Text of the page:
A fine public servant, a minister of rare distinction, a Delhi insider
I first met Arun Jaitley in 1974, when we were both students at Delhi University—he the president of the Delhi University Students’ Union (DUSU), and I the president of the St Stephen’s College Students’ Union Society. DUSU was a stronghold of the ABVP, of which Arun was a leading light, and my union was resolutely non-political; St Stephen’s did not permit any of the political parties’ student movements to affiliate any student on our campus. Still, we got along well. I was 18, and he was just shy of 22, but the age difference quickly dissolved in mutual respect. To my surprise, he endorsed my candidacy for the academic council of the university, which elected one student representative; he told me that even if we did not see eye-to-eye politically, he felt a student of my accomplishments was what the council needed. (It is another matter that his support cost me that of many liberal and minority students who had showed up intending to vote for me, but changed their mind when they thought I might be the ABVP’s candidate; as a result, this became the first of the only two elections I have ever lost!)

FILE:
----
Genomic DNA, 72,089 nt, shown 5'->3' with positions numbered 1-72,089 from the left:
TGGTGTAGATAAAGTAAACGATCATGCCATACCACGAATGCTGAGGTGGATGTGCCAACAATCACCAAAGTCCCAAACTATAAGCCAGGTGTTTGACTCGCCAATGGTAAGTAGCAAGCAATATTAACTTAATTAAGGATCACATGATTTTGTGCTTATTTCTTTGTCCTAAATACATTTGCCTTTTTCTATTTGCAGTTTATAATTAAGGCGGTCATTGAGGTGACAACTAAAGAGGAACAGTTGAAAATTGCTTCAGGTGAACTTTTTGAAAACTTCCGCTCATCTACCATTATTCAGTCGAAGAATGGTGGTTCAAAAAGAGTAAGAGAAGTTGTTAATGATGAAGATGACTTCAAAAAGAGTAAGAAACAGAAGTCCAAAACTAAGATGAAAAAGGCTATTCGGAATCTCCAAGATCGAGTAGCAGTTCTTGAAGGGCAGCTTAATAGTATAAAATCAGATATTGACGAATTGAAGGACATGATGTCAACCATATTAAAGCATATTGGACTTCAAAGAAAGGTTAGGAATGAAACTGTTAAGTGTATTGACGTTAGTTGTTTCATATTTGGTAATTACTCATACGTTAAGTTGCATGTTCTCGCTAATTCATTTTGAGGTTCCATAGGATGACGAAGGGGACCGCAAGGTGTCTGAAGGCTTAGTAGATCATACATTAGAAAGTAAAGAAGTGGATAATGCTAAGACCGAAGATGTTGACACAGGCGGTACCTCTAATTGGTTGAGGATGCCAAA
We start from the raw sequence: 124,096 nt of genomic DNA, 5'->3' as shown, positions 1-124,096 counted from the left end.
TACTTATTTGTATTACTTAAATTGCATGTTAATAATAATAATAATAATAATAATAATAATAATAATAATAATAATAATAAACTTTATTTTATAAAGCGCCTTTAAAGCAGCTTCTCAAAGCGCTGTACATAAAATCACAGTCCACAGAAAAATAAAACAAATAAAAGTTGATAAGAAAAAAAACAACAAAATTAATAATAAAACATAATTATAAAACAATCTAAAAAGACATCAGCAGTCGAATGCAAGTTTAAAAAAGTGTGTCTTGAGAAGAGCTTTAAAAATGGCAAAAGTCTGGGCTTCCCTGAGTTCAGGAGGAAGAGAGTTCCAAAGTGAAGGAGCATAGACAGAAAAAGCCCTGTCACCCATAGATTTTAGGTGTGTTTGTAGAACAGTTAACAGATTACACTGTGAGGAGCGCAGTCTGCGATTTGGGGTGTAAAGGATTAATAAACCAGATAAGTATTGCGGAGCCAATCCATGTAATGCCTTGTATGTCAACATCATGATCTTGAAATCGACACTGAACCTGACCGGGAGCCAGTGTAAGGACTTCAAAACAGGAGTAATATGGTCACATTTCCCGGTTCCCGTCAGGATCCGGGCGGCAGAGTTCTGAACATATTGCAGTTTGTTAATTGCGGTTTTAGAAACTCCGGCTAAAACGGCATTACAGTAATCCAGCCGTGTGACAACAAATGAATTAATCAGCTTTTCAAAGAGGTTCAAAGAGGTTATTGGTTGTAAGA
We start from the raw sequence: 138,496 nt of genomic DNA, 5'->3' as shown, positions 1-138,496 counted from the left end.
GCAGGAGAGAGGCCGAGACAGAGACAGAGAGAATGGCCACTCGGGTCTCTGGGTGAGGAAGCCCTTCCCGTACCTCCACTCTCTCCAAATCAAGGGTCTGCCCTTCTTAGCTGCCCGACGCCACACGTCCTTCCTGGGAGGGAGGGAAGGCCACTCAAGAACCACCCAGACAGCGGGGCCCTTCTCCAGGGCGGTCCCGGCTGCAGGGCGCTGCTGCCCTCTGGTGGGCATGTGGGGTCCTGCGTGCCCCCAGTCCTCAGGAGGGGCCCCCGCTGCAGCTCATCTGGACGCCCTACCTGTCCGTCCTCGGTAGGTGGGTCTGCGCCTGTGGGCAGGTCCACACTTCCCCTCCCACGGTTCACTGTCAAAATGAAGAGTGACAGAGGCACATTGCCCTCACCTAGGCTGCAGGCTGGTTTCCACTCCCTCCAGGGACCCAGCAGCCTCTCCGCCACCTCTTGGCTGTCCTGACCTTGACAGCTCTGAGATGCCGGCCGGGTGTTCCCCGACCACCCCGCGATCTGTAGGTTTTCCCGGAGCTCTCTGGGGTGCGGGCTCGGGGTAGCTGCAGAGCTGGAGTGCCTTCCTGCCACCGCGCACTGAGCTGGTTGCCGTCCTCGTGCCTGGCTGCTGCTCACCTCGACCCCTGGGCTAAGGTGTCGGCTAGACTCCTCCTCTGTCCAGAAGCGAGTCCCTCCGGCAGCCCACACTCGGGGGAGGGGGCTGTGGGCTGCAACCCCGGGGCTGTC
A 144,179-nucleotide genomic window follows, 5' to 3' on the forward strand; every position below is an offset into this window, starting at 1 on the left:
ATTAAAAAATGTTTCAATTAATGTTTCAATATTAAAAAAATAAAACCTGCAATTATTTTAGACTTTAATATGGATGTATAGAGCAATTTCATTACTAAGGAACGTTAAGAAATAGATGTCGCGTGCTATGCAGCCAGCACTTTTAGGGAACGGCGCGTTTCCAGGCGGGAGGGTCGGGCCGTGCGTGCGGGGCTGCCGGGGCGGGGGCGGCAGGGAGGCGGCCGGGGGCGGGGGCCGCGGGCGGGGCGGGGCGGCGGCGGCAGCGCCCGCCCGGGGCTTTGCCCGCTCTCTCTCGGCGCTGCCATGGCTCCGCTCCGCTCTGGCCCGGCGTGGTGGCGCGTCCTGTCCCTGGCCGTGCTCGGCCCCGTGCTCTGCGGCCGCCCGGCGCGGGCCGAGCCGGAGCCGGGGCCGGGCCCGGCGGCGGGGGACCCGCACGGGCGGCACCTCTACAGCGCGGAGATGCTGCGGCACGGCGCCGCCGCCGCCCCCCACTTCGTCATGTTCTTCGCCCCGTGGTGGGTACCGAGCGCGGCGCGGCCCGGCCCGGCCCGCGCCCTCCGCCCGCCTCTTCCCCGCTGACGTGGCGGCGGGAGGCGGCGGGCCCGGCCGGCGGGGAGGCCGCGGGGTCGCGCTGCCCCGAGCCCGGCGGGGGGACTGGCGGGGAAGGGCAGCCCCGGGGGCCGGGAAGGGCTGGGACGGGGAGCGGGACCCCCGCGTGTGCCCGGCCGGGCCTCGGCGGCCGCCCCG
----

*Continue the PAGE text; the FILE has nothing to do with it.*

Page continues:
We parted company on the JP “Total Revolution” movement, of which he was an enthusiastic supporter. Though I greatly admired JP, and privately attended a hugely impressive discussion in his favour at the Gandhi Peace Foundation, I stuck to the Stephanian line that my union would remain non-political, and refused to overtly support the movement. Later, when the Emergency came and Arun, like many other student leaders, was detained, I wondered whether I had done the right thing.
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